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‘Confusing and unfair’ Covid lockdown fines could be overhauled under new plans UK News

A group of MPs called for a review of fines imposed at the height of the lockout.

MPs said the fines for coronavirus are “confusing, discriminatory and unfair” and the system “criminalizes the poor rather than the well-to-do”.

No Covid-19 fine should result in a criminal record, the Joint Human Rights Committee (JCHR) said.

A report from the group also expressed concerns about:

– Inadequate review and appeal process

– “Significant concerns” regarding the validity of fines

– The extent of the penalties

– The criminalization of those who cannot afford to pay

‘The government must make sure the rules are clear’

Committee chair Harriet Harman said: “Swift action to make the restrictions effective is essential in the face of this terrible virus.

“But the government needs to make sure that the rules are clear, that their application is fair and that errors in the system can be corrected.

“None of this is the case when it comes to Covid-19 fixed penalty notices.”

She acknowledged the “hard work” of police in enforcing the rules during the pandemic, but warned that there could be a greater number of wrongly imposed fines due to “a lack of legal clarity. “.

Ms Harman added: “This means that we have an unfair system with clear evidence that young people, those from certain ethnic minorities, men and the most socially disadvantaged, are most at risk.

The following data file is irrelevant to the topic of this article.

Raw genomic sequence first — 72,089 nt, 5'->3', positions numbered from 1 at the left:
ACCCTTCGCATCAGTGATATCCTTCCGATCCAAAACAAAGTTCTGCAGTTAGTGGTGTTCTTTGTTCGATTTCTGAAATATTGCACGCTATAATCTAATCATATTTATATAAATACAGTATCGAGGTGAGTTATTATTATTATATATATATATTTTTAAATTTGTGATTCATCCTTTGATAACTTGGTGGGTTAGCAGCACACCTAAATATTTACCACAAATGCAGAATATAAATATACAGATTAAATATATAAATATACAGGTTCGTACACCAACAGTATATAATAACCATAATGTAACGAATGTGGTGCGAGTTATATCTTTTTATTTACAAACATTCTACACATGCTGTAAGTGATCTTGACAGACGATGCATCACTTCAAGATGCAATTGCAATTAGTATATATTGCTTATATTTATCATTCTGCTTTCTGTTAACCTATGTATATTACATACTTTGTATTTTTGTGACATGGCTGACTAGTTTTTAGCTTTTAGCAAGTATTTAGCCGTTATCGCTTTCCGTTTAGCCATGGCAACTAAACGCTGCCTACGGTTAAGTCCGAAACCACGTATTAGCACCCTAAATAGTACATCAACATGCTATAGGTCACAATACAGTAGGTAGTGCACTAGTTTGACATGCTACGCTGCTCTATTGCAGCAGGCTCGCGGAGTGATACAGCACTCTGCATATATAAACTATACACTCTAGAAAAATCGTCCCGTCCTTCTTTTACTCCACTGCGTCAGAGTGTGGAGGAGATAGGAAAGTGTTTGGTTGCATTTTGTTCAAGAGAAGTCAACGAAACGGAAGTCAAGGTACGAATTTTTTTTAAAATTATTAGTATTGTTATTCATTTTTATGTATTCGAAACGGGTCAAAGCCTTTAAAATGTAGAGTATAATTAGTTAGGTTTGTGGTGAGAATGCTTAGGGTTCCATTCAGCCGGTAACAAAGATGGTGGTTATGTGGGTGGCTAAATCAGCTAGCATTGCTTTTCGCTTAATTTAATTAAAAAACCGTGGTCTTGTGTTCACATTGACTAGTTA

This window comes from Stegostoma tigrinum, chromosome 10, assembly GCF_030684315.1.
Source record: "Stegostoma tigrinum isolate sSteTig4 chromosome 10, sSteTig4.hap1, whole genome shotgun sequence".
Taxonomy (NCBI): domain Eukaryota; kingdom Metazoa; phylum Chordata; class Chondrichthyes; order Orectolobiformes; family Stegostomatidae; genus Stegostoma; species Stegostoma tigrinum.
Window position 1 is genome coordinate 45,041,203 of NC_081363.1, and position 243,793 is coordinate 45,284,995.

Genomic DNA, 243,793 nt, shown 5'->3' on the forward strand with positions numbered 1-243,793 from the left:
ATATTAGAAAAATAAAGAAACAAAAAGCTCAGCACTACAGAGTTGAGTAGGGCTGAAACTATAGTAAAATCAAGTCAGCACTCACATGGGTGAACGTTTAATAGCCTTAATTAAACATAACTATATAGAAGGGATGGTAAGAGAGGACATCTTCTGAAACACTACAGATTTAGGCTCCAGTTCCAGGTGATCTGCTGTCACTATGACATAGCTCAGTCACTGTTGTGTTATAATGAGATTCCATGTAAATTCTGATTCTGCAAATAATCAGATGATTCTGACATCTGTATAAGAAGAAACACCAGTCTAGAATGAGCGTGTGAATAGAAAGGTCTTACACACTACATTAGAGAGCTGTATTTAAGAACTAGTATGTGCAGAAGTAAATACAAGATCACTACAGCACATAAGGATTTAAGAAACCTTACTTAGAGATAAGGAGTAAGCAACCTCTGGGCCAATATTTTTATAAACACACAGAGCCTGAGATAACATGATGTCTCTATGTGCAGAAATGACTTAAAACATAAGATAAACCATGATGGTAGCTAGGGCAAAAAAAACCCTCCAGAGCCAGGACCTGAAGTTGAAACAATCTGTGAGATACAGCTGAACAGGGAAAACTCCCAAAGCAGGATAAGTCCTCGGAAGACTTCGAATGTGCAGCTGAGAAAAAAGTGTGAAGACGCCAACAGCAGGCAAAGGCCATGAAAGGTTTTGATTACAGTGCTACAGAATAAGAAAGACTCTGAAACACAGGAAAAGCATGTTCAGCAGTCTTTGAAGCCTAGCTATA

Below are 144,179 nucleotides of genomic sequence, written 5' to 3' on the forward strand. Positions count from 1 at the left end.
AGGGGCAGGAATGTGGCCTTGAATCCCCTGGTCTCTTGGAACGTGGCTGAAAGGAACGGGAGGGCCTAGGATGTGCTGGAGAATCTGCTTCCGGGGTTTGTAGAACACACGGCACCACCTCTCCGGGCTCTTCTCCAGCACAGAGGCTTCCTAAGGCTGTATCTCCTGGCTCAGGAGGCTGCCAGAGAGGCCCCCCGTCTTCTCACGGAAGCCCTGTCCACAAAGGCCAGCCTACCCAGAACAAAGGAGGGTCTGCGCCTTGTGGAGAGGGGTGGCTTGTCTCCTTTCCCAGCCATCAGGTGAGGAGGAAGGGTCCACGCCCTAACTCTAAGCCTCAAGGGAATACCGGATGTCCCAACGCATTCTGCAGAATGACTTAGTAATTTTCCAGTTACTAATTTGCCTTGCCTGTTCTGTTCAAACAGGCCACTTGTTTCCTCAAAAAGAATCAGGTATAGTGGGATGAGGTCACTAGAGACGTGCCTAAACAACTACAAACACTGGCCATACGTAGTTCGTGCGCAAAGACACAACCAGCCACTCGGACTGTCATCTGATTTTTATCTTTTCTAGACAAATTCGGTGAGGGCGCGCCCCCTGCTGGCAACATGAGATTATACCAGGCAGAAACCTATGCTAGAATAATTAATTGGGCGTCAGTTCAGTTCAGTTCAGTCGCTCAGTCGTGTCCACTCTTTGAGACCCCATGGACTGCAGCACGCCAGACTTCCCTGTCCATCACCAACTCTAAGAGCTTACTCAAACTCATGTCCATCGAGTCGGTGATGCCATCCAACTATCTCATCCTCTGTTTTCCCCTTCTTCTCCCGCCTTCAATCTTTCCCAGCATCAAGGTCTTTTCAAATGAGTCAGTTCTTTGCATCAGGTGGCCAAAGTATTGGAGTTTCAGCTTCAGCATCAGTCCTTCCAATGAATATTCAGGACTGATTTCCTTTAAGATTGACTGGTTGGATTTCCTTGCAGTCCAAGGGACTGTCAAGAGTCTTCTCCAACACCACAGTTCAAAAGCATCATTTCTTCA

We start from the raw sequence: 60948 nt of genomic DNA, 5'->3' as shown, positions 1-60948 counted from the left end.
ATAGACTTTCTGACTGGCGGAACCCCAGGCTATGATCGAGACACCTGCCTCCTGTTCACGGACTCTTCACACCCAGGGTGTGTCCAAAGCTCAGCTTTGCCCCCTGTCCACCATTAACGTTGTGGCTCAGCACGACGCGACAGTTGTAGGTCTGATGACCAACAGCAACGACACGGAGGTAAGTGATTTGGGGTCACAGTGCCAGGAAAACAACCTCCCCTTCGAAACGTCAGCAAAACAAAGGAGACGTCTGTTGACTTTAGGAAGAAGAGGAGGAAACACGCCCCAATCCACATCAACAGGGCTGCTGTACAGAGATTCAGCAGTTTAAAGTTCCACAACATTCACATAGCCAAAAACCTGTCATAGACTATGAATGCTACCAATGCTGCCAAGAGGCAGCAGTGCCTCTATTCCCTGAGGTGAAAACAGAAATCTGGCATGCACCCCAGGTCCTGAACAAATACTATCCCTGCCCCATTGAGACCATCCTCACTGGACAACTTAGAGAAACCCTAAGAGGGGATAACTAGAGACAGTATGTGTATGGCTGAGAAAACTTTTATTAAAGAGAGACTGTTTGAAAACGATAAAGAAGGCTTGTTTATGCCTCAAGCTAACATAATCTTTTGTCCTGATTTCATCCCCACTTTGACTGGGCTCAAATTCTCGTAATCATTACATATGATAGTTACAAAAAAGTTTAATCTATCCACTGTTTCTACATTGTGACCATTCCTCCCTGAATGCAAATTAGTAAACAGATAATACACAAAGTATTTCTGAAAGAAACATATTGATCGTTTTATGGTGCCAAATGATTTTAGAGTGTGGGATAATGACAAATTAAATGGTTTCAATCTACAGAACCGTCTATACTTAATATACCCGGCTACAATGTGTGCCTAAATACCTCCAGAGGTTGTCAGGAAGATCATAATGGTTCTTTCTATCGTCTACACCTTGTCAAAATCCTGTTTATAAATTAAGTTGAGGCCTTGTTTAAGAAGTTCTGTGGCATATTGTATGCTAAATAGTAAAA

“Those who cannot afford to pay face a criminal record with all the consequences for their future development.

“The whole process disproportionately affects the less well off and criminalizes the poor versus the better off.”

Reiterating calls for the government to “make a clear distinction between advice, guidance and the law,” she added: “Our investigation has shown that coronavirus regulations are neither straightforward nor easy to understand nor by those who need to. obey them, nor by the police who must apply them. them.

“With fixed penalties of up to £ 10,000, regardless of an individual’s financial situation, the stakes are high.

“The government must review the regulations relating to the pandemic and create new checks and balances to avoid errors and discrimination.”

Coronavirus rules ‘have changed 65 times since March 2020’

Coronavirus rules have changed at least 65 times since March 2020, offering “obvious challenges for police,” according to the report, and more than 85,000 fixed penalty notices have been issued during that time.

“It is possible to tell from the penalties that have not been paid and then progressed through the system to prosecution, that a significant number of FPNs are incorrectly issued,” the committee said.

The results highlighted a Crown Prosecution Service (CPS) review of coronavirus regulatory prosecutions that ended in open court, which concluded in February 2021 that 27% had been wrongly charged.

The report added: “It is astonishing that the coronavirus law is still misunderstood and misapplied by the police to such an extent that every criminal charge laid under the law has been laid incorrectly.

“Although coronavirus regulations have changed frequently, the law has not, and there is no reason for such errors to continue.”

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This notice was published: 2021-04-28 06:00:00